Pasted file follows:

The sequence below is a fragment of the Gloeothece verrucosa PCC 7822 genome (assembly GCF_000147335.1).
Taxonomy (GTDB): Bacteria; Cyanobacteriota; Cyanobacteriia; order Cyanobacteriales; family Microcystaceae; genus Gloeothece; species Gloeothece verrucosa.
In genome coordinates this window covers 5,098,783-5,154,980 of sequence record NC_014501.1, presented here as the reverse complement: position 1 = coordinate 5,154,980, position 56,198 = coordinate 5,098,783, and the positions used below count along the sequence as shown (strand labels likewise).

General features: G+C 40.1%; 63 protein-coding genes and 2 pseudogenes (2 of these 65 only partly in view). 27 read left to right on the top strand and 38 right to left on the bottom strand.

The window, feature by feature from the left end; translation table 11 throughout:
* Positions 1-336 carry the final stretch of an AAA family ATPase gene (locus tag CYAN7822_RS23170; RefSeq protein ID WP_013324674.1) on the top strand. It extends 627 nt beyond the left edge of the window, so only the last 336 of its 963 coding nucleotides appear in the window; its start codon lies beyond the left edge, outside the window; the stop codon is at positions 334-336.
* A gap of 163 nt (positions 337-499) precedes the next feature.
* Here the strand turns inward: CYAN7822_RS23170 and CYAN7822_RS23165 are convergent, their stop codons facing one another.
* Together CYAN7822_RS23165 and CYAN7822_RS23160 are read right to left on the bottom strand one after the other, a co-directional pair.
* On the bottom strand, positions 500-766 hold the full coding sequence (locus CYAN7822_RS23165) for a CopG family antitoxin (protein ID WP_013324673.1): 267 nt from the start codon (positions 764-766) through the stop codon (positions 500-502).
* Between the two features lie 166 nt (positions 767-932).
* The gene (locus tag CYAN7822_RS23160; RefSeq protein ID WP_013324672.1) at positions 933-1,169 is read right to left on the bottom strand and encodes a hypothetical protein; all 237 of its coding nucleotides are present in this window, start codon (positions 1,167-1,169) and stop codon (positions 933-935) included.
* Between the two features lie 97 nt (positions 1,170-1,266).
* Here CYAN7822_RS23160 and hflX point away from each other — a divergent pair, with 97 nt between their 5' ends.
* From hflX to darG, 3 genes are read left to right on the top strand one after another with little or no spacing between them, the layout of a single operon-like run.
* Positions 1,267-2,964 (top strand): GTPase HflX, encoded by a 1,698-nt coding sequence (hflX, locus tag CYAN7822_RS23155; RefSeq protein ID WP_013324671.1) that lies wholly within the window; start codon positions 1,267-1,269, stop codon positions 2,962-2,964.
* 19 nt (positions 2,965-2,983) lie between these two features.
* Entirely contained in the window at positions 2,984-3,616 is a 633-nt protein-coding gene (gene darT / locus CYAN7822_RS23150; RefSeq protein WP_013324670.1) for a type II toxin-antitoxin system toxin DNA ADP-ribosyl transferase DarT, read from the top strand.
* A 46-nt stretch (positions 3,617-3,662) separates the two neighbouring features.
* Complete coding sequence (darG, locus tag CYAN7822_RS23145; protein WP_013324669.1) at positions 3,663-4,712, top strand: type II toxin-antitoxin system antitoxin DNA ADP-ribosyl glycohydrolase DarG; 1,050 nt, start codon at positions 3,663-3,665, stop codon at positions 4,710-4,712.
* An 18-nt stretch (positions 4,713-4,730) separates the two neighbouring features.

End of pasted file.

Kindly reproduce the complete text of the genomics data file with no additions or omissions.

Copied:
The sequence below is a fragment of the Gloeothece verrucosa PCC 7822 genome (assembly GCF_000147335.1).
Taxonomy (GTDB): Bacteria; Cyanobacteriota; Cyanobacteriia; order Cyanobacteriales; family Microcystaceae; genus Gloeothece; species Gloeothece verrucosa.
In genome coordinates this window covers 5,098,783-5,154,980 of sequence record NC_014501.1, presented here as the reverse complement: position 1 = coordinate 5,154,980, position 56,198 = coordinate 5,098,783, and the positions used below count along the sequence as shown (strand labels likewise).

General features: G+C 40.1%; 63 protein-coding genes and 2 pseudogenes (2 of these 65 only partly in view). 27 read left to right on the top strand and 38 right to left on the bottom strand.

The window, feature by feature from the left end; translation table 11 throughout:
* Positions 1-336 carry the final stretch of an AAA family ATPase gene (locus tag CYAN7822_RS23170; RefSeq protein ID WP_013324674.1) on the top strand. It extends 627 nt beyond the left edge of the window, so only the last 336 of its 963 coding nucleotides appear in the window; its start codon lies beyond the left edge, outside the window; the stop codon is at positions 334-336.
* A gap of 163 nt (positions 337-499) precedes the next feature.
* Here the strand turns inward: CYAN7822_RS23170 and CYAN7822_RS23165 are convergent, their stop codons facing one another.
* Together CYAN7822_RS23165 and CYAN7822_RS23160 are read right to left on the bottom strand one after the other, a co-directional pair.
* On the bottom strand, positions 500-766 hold the full coding sequence (locus CYAN7822_RS23165) for a CopG family antitoxin (protein ID WP_013324673.1): 267 nt from the start codon (positions 764-766) through the stop codon (positions 500-502).
* Between the two features lie 166 nt (positions 767-932).
* The gene (locus tag CYAN7822_RS23160; RefSeq protein ID WP_013324672.1) at positions 933-1,169 is read right to left on the bottom strand and encodes a hypothetical protein; all 237 of its coding nucleotides are present in this window, start codon (positions 1,167-1,169) and stop codon (positions 933-935) included.
* Between the two features lie 97 nt (positions 1,170-1,266).
* Here CYAN7822_RS23160 and hflX point away from each other — a divergent pair, with 97 nt between their 5' ends.
* From hflX to darG, 3 genes are read left to right on the top strand one after another with little or no spacing between them, the layout of a single operon-like run.
* Positions 1,267-2,964 (top strand): GTPase HflX, encoded by a 1,698-nt coding sequence (hflX, locus tag CYAN7822_RS23155; RefSeq protein ID WP_013324671.1) that lies wholly within the window; start codon positions 1,267-1,269, stop codon positions 2,962-2,964.
* 19 nt (positions 2,965-2,983) lie between these two features.
* Entirely contained in the window at positions 2,984-3,616 is a 633-nt protein-coding gene (gene darT / locus CYAN7822_RS23150; RefSeq protein WP_013324670.1) for a type II toxin-antitoxin system toxin DNA ADP-ribosyl transferase DarT, read from the top strand.
* A 46-nt stretch (positions 3,617-3,662) separates the two neighbouring features.
* Complete coding sequence (darG, locus tag CYAN7822_RS23145; protein WP_013324669.1) at positions 3,663-4,712, top strand: type II toxin-antitoxin system antitoxin DNA ADP-ribosyl glycohydrolase DarG; 1,050 nt, start codon at positions 3,663-3,665, stop codon at positions 4,710-4,712.
* An 18-nt stretch (positions 4,713-4,730) separates the two neighbouring features.